ASPIRE is a quarterly magazine published by PCI in cooperation with the associations of the National Concrete Bridge Council. The editorial content focuses on the latest technology and key issues in the Concrete Bridge Industry.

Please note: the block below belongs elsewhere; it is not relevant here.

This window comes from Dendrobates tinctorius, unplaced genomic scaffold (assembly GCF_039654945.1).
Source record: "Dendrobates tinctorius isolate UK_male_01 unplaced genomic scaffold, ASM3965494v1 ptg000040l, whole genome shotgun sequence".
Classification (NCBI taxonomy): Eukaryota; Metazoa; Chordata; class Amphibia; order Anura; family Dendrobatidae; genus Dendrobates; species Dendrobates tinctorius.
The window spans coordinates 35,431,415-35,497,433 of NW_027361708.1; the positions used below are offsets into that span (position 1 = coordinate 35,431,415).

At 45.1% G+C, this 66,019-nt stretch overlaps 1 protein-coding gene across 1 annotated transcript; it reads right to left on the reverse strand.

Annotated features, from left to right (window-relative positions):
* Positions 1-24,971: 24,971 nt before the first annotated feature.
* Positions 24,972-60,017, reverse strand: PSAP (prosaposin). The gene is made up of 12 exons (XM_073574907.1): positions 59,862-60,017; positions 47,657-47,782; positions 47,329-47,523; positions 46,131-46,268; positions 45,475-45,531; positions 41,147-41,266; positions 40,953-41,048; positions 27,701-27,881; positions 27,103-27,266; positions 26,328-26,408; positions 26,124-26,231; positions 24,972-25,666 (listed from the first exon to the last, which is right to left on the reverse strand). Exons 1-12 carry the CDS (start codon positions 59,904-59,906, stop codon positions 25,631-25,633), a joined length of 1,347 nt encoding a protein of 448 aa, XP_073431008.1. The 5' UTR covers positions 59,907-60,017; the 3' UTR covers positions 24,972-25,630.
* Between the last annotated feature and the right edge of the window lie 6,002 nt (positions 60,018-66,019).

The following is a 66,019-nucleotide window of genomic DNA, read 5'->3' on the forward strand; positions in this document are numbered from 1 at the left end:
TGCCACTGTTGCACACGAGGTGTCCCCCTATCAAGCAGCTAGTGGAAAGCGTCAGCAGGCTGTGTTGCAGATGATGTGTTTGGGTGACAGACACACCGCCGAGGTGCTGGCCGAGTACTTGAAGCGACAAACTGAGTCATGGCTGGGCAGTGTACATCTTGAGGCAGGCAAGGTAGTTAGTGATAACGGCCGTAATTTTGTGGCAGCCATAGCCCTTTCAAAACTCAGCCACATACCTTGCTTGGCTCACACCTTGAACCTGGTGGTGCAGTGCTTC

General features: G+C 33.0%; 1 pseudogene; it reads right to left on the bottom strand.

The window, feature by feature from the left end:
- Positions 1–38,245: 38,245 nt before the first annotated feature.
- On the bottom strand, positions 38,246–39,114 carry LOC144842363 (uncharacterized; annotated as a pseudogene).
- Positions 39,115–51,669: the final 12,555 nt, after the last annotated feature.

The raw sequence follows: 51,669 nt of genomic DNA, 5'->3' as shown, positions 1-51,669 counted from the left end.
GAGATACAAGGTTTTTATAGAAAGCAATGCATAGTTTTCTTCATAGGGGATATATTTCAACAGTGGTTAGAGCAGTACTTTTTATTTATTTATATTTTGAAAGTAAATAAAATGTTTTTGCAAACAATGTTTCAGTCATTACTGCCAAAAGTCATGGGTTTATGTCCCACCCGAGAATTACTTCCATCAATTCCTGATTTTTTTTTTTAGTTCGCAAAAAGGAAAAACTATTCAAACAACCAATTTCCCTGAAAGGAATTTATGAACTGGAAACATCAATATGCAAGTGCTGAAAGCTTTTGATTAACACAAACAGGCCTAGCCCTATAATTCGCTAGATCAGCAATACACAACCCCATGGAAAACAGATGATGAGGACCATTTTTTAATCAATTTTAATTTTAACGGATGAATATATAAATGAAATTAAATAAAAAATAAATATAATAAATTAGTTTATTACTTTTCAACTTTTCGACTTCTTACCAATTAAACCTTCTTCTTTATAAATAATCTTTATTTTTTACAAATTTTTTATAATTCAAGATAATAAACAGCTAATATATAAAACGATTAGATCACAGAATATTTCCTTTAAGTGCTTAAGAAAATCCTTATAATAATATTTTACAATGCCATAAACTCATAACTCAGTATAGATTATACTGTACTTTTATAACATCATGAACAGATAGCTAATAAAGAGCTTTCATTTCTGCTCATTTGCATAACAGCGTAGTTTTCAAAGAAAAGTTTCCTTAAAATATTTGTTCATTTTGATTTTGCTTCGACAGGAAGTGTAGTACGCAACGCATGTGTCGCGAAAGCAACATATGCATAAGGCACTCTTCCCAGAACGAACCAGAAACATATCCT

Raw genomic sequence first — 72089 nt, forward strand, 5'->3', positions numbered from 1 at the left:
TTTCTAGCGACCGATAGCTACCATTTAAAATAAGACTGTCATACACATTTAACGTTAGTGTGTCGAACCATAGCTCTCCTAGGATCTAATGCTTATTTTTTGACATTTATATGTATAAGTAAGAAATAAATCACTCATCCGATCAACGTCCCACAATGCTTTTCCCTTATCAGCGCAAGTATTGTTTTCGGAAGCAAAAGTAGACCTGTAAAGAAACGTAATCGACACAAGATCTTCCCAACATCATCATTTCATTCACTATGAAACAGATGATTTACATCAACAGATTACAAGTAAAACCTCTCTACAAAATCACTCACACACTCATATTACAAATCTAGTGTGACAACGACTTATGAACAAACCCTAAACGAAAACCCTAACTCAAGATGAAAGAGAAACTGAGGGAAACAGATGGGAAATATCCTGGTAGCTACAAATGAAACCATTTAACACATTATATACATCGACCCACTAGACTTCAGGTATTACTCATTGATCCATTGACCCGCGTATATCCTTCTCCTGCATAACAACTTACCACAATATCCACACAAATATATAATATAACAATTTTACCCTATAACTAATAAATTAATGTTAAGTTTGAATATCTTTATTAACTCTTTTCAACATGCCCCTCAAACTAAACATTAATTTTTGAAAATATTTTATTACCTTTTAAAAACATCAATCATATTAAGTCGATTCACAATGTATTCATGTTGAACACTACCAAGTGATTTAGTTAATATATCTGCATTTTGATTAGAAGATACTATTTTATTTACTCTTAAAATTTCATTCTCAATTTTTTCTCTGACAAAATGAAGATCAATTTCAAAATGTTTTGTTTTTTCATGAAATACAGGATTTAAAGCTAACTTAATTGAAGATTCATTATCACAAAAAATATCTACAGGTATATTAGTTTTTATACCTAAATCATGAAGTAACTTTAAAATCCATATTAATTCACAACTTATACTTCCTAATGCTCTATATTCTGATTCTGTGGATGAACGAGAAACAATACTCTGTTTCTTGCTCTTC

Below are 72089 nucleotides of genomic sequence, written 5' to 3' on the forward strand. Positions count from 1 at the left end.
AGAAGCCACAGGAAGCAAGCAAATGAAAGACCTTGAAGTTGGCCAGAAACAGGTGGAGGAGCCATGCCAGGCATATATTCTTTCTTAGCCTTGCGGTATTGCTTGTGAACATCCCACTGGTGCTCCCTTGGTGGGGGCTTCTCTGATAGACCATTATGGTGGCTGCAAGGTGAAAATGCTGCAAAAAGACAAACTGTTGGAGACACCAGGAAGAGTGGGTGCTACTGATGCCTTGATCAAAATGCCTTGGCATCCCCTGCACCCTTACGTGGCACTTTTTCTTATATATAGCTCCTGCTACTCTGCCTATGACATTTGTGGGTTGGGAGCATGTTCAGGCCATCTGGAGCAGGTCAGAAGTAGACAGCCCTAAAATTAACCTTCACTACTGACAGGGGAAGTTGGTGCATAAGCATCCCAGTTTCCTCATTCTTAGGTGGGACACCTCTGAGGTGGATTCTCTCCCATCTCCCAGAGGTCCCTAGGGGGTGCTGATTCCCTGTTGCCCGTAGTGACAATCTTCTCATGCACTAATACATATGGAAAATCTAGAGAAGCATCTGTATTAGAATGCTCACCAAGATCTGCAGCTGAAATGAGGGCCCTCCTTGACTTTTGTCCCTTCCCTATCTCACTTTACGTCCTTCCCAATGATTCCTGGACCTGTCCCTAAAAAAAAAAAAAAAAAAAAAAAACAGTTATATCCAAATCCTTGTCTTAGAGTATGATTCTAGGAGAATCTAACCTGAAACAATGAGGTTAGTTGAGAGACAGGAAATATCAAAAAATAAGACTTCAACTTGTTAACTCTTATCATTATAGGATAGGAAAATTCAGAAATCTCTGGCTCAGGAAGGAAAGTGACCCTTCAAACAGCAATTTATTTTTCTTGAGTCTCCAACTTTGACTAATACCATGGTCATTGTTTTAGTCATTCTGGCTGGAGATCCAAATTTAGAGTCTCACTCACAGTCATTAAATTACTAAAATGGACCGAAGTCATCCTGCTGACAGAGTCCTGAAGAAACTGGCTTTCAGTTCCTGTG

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AASHTO LRFD by Dr. Dennis R. Mertz 2016 Interim Changes Related to Concrete Structures, Part 1 At their 2015 annual meeting, hostedby the New York State Departmentof Transportation (NYSDOT) in SaratogaSprings, N.Y., in April, the American Associationof State Highway and Transportation Officials(AASHTO) Subcommittee on Bridges andStructures (SCOBS) considered and adoptedseven agenda items specifically related toconcrete structures. Technical Committee T-10,Concrete Design, developed agenda items 4through 9 and moved them to the subcommitteeballot for consideration in Saratoga Springs. Inconjunction with Technical Committee T-5, Loadsand Load Distribution, Technical CommitteeT-10 also developed agenda items 2 and 4 overthe past several years and moved them to thesubcommittee ballot. The agenda items representrevisions and additions to the 7th edition of theAASHTO LRFD Bridge Design Specifications.This column reviews the 2015 concrete-structuresagenda items, which are the 2016 InterimRevisions, that have been published and are nowavailable from AASHTO. Agenda Item 2 Agenda item 2 represents a major revision tothe wind-load provisions. It begins by makingrevisions to the descriptions of the limit-stateload combination dealing with wind, and theload factors for wind load, based upon new windloadprovisions applying a 3-sec. wind gust speedwith 7% probability of exceedance in 50 years(mean return period of 700 years). Wind loadprovisions in previous editions of the AASHTOLRFD specifications are based upon fastest-milewind speed measurements. The previous provisions allowed the use of a100-mph fastest mile base wind speed. This windspeed was used for the Strength III limit-state loadcombination. The Strength V, Service I, and ServiceIV limit-state load combinations were based uponconstant wind speeds. Instead of calculating thewind pressure for the specified constant windspeeds, the 100-mph wind speed is used and theStrength V, Service I, and Service IV limit-stateload factors for wind loads on the structure areadjusted to scale the resulting factored wind loadto the implied load factor and constant wind speedspecified for each load combination. In the revised provisions, the load factor forwind is 1.0 for all load combinations applied tothe wind pressure calculated for the wind speedspecified for each limit-state load combination.In addition, Article 3.8 titled “Wind Load: WL andWS” is replaced in its entirety by a new articledefining the new wind-load provisions. Theseprovisions provide consistent reliability acrossdifferent regions and locations unlike those thatthey replace. Although many typical bridges willnot see a change in design due to wind, thosestructures that fall between the typical range andthose needing site-specific considerations will bemore reliable through the application of the morerobust wind provisions. Finally, Article 5.14.2 is revised to make all ofthe load factors for wind during construction ofsegmentally constructed concrete bridges in Table5. equal to 1.0 (to be consistent with theprevious discussion). The revision further leavesthe specification of the wind speed for the variousservice limit-state load combinations to the owner,with the only exception being a specification forthe minimum wind speed of 70 mph for erectionstabilityanalysis of cantilever construction in lieu of abetter estimate by analysis or meteorological records. Agenda Item 4 Load factors for the Service III limit-stateload combination—the check of tensile stressin prestressed components—are addressedin agenda item 4. The calibration of theservice limit states for concrete components1concluded that typical components designedusing the refined estimate of time-dependentlosses method, which was incorporated in thespecifications in 2005 and includes the use oftransformed sections and elastic gains, have alower reliability index against flexural crackingin prestressed components. This is true whencompared against components designed usingthe prestress loss calculation method specifiedprior to 2005 based on gross sections andnot including elastic gains. For componentsdesigned using the currently specified methodsfor instantaneous prestressing losses and thecurrently-specified refined estimates of timedependentlosses method, an increase in the loadfactor for live load from 0.8 to 1.0 is required tomaintain the level of reliability against crackingof prestressed concrete components inherentin the system. Agenda item 4 inserts a tableinto Article 3.4.1 specifying a live-load loadfactor of 1.0 for prestressed concrete componentsdesigned using the refined estimates of timedependentlosses as specified in Article inconjunction with taking advantage of the elasticgain and 0.8 for all other prestressed concretecomponents. The corresponding appropriaterevisions to the Manual for Bridge Evaluationwere also included in this agenda item. Agenda Item 5 Agenda item 5 integrates lightweight concrete(LWC) into the entirety of Section 5 in a moreconsistent and accurate manner based upon thework of Greene and Graybeal2-4 who presentedthese changes in greater detail in an article inthe Summer 2015 issue of ASPIRE.TM A reviseddefinition of LWC is provided to include concretewith lightweight aggregates up to a unit weightof 0.135 kip/ft3, which is considered the lowerlimit for normal-weight concrete. Also the terms“sand-lightweight concrete” and “all-lightweightconcrete” are removed in the proposed definitionto allow other types of LWC mixtures. The concretedensity modification factor, which has beenin earlier editions of the specifications, is nowdefined as λ and is introduced to modify varioustraditional resistance equations, stress limits, anddevelopment lengths. Finally, the shear strengthreduction factor, ϕ, for LWC has been set equal tothe factor for normal-weight concrete. The remaining concrete agenda items from the2015 SCOBS meeting, agenda items 6 through 9,will be discussed in a future column. References 1. Wassef, W. G., et al. 2014. Calibrationof LRFD Concrete Bridge DesignSpecifications for Serviceability, NCHRPWeb-only Document 201, TransportationResearch Board, National ResearchCouncil, Washington, DC. 2. Greene, G. G., and B. A. Graybeal.2013. Lightweight concrete :Mechanical Properties, Report No.FHWA-HRT-13-062, Federal HighwayAdministration, Washington, DC. 3. Greene, G. G., and B. A. Graybeal. 2014.Lightweight Concrete: Developmentof Mild Steel in Tension, Report No.FHWA-HRT-14-029, Federal HighwayAdministration, Washington, DC. 4. Greene, G. G., and B. A. Graybeal. 2015.Lightweight Concrete: ReinforcedConcrete and Prestressed Concrete inShear, Report No. FHWA-HRT-14-15-022,Federal Highway Administration,Washington, DC.